Extended Data Fig. 2 Single-cell phosphoprotein analyses of patient-derived B-ALL samples reveal segregation of STAT5 and ERK phosphorylation to competing clones.

ae, For single-cell phosphoprotein analyses, scWest chips were used to capture individual cells and perform size-based protein separation. Each chip includes 16 arrays of 400-well blocks (6,400 wells) on a polyacrylamide gel. Single-cell suspensions of patient-derived B-ALL cells were loaded onto the scWest chip and inserted into Milo (ProteinSimple) for cell lysis, size-based protein separation and UV capture to immobilize protein bands. a, A representative scanned image of the scWest chip probed with histone H3 antibodies to confirm cell occupancy, followed by fluorescent secondary antibodies (n = 16 independent biological samples). b, c, Chips were probed with anti-STAT5-pY694 and anti-ERK-pT202/Y204 antibodies followed by fluorescent secondary antibodies for simultaneous detection of both phosphoproteins. At the left are representative images of signals observed for STAT5-pY694 and ERK-pT202/Y204. At the right, fluorescence intensity was plotted against distance from the well centre (peak location, in μm). In addition to histone H3, chips were stained for DNA using TOTO-1 dye to verify cell occupancy. Each signal was inspected to confirm that it was associated with a peak located at the correct distance from the well centre (n = 16 independent biological samples, each in triplicate). Chips were scanned using a microarray scanner, and peak identification was performed using Scout Software (ProteinSimple). For single-cell western analyses, optimal cell loading is achieved when 2% or fewer wells contain multiple cells (https://www.proteinsimple.com/milo.html). d, e, Single-cell phosphoprotein analyses for STAT5-pY694 and ERK-pT202/Y204 were performed for patient-derived B-ALL samples (six independent biological samples, each in triplicate) with anti-STAT5-pY694 and anti-ERK-pT202/Y204 antibodies for simultaneous detection of both STAT5 and ERK phosphorylation. scWest chips were then probed for histone H3 and TOTO-1 (DNA stain) to verify cell occupancy. Scout Software (ProteinSimple) was used for peak identification and data analysis. Each data point was inspected to confirm that the signal detected was associated with a peak located at the correct peak location (distance from the well centre). d, Heatmaps illustrating cells that express STAT5-pY694 (green) and/or ERK-pT202/Y204 (red). Sample names and genetic characteristics are shown at the top of each heatmap. e, Tables summarizing the number of cells expressing neither STAT5-pY694 nor ERK-pT202/Y204 and the number of cells expressing either STAT5-pY694 or ERK-pT202/Y204, or in rare cases, both. For single-cell western analyses, optimal cell loading is achieved when 2% or fewer wells contain multiple cells.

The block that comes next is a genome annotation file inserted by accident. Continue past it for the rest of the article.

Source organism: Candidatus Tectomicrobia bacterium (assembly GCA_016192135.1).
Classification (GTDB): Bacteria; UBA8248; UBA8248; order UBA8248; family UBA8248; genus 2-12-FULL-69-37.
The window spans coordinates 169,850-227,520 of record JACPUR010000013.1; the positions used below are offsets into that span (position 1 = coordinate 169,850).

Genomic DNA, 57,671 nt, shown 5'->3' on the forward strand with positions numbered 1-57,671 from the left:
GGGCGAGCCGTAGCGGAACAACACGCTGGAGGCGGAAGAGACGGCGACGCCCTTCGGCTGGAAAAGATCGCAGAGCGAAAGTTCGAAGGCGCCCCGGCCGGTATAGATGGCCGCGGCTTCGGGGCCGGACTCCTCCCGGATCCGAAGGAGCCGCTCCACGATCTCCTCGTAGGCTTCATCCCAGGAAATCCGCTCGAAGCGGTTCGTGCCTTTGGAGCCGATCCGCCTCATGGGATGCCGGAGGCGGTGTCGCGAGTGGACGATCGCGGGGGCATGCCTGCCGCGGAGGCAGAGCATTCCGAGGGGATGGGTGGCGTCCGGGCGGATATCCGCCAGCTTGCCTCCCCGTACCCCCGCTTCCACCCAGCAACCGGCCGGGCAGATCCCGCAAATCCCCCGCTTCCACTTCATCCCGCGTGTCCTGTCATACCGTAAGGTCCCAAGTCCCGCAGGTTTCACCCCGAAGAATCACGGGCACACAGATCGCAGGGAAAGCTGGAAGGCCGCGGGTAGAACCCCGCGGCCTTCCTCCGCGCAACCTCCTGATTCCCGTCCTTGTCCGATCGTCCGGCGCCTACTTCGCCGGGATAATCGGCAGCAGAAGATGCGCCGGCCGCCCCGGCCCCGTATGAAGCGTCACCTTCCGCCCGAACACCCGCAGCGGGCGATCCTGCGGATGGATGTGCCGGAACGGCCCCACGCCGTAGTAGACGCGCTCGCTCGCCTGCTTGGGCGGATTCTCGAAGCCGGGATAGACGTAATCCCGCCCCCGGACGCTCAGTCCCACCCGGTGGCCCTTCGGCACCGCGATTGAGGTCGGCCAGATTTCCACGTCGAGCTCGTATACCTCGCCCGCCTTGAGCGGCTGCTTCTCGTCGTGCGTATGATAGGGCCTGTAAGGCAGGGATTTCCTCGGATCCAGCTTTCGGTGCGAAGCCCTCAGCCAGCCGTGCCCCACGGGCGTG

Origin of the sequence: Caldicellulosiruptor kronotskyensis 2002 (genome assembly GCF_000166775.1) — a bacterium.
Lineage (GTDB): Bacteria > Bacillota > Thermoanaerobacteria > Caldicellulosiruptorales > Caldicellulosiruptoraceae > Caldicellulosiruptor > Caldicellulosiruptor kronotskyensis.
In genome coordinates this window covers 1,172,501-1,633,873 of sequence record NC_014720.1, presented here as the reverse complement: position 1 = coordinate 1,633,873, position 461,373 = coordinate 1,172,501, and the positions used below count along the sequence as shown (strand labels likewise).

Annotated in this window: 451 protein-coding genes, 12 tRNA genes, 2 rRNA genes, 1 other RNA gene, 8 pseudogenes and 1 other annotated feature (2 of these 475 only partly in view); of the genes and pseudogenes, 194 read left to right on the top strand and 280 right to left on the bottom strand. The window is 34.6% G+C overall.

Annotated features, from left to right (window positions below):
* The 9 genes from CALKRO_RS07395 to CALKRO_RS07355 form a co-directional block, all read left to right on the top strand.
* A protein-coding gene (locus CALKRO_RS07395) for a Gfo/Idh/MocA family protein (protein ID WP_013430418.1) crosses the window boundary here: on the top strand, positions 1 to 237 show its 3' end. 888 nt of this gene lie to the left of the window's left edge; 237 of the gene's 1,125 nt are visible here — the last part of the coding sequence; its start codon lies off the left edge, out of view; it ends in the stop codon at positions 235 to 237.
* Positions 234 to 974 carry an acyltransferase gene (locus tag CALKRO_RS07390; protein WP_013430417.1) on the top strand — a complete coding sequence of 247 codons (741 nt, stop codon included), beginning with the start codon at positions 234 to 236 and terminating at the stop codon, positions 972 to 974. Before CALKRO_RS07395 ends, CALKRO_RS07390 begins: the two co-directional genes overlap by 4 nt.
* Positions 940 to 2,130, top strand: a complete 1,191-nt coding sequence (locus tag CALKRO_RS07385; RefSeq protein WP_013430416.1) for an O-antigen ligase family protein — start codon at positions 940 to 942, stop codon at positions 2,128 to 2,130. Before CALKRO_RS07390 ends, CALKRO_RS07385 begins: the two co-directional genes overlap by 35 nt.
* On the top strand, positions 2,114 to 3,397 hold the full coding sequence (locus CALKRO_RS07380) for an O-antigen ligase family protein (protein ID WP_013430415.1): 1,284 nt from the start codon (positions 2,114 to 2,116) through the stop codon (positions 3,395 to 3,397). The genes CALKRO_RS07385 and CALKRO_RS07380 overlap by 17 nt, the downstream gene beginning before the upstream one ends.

Extended Data Fig. 3 Phenotypic characterization of B-ALL cells driven by oncogenic STAT5 or ERK.

ag, Eight different B-ALL PDX samples (Supplementary Table 5) were analysed by flow cytometry for surface expression of CRLF2 (a), VpreB (b), CD20 (c), IgM (d), Ig-κλ (e), CD34 (f) and IL7R (g). Normal CD19+ B-cell precursors from a normal human bone-marrow (BM) sample and mature B cells from a normal human peripheral blood (PB) sample, as well a mature B-cell lymphoma cell line (DLBCL), were used as references. Shown are representative FACS plots from three independent experiments.

Extended Data Fig. 4 Phenotypic differences between B-ALL cells driven by oncogenic STAT5 or ERK reflect developmental rewiring during early B-cell development.

a, Mouse B-cell precursors, STAT5-driven B-ALL cells, BCR–ABL1-driven B-ALL cells and NRASG12D-driven B-ALL cells were analysed by flow cytometry for surface expression of CD43, IL7R, VpreB, IgM, Ig-κ, IgD and CD21. Normal CD19+ B-cell precursors from bone-marrow (BM) cells and CD19+ spleen B cells from wild-type mice were used for reference. Shown are representative FACS plots from three independent biological replicates. b, For STAT5-driven B-ALL cases (n = 26) and ERK-driven B-ALL cases (n = 67), mRNA levels of IGLV, IGHM, IKZF1 and BCL6 were analysed in microarray results and associated with clinical outcome (COG P9906) at the time of diagnosis. Patients in each group were segregated into two subgroups on the basis of higher- versus lower-than-median mRNA levels for each of these four genes. Overall survival and relapse-free survival for the Kaplan–Meier plots are shown. Mantel–Cox log-rank tests (two-sided) were used to determine statistical significance. y-axes indicate time (years).